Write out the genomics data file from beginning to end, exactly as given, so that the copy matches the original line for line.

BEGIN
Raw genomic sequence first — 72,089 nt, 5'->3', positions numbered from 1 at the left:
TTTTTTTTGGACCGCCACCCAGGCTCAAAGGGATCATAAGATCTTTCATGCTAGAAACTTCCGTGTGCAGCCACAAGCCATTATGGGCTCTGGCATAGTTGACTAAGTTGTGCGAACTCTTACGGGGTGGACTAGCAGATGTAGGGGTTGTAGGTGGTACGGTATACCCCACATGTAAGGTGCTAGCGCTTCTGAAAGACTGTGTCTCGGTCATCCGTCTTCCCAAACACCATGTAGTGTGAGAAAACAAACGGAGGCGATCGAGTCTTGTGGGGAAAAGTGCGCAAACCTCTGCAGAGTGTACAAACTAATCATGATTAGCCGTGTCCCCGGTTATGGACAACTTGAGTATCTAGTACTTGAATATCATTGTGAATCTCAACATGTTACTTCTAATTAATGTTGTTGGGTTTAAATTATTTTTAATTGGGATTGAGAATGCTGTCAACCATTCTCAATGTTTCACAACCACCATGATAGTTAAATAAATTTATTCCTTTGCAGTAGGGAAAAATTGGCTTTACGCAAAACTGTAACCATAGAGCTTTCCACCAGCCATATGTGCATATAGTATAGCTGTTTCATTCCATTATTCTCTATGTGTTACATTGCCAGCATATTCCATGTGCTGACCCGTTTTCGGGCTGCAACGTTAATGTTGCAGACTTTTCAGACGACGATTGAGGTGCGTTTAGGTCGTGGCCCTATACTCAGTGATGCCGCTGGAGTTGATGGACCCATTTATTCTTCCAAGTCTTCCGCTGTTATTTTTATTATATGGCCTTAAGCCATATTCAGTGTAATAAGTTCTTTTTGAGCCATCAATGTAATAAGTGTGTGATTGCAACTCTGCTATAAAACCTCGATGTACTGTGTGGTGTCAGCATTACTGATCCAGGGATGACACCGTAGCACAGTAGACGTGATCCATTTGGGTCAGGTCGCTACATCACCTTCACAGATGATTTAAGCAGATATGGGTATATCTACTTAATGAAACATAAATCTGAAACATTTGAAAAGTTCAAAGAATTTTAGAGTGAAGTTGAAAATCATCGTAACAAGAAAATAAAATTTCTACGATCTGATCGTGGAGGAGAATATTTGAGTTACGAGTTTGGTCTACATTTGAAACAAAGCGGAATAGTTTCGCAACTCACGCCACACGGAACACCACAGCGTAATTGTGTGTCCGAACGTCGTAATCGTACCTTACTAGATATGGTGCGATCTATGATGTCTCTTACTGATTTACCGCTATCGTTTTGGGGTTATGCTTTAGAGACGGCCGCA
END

Raw genomic sequence first — 72,089 nt, 5'->3', positions numbered from 1 at the left:
TTTTTTTTGGACCGCCACCCAGGCTCAAAGGGATCATAAGATCTTTCATGCTAGAAACTTCCGTGTGCAGCCACAAGCCATTATGGGCTCTGGCATAGTTGACTAAGTTGTGCGAACTCTTACGGGGTGGACTAGCAGATGTAGGGGTTGTAGGTGGTACGGTATACCCCACATGTAAGGTGCTAGCGCTTCTGAAAGACTGTGTCTCGGTCATCCGTCTTCCCAAACACCATGTAGTGTGAGAAAACAAACGGAGGCGATCGAGTCTTGTGGGGAAAAGTGCGCAAACCTCTGCAGAGTGTACAAACTAATCATGATTAGCCGTGTCCCCGGTTATGGACAACTTGAGTATCTAGTACTTGAATATCATTGTGAATCTCAACATGTTACTTCTAATTAATGTTGTTGGGTTTAAATTATTTTTAATTGGGATTGAGAATGCTGTCAACCATTCTCAATGTTTCACAACCACCATGATAGTTAAATAAATTTATTCCTTTGCAGTAGGGAAAAATTGGCTTTACGCAAAACTGTAACCATAGAGCTTTCCACCAGCCATATGTGCATATAGTATAGCTGTTTCATTCCATTATTCTCTATGTGTTACATTGCCAGCATATTCCATGTGCTGACCCGTTTTCGGGCTGCAACGTTAATGTTGCAGACTTTTCAGACGACGATTGAGGTGCGTTTAGGTCGTGGCCCTATACTCAGTGATGCCGCTGGAGTTGATGGACCCATTTATTCTTCCAAGTCTTCCGCTGTTATTTTTATTATATGGCCTTAAGCCATATTCAGTGTAATAAGTTCTTTTTGAGCCATCAATGTAATAAGTGTGTGATTGCAACTCTGCTATAAAACCTCGATGTACTGTGTGGTGTCAGCATTACTGATCCAGGGATGACACCGTAGCACAGTAGACGTGATCCATTTGGGTCAGGTCGCTACATCACCTTCACAGATGATTTAAGCAGATATGGGTATATCTACTTAATGAAACATAAATCTGAAACATTTGAAAAGTTCAAAGAATTTTAGAGTGAAGTTGAAAATCATCGTAACAAGAAAATAAAATTTCTACGATCTGATCGTGGAGGAGAATATTTGAGTTACGAGTTTGGTCTACATTTGAAACAAAGCGGAATAGTTTCGCAACTCACGCCACACGGAACACCACAGCGTAATTGTGTGTCCGAACGTCGTAATCGTACCTTACTAGATATGGTGCGATCTATGATGTCTCTTACTGATTTACCGCTATCGTTTTGGGGTTATGCTTTAGAGACGGCCGCA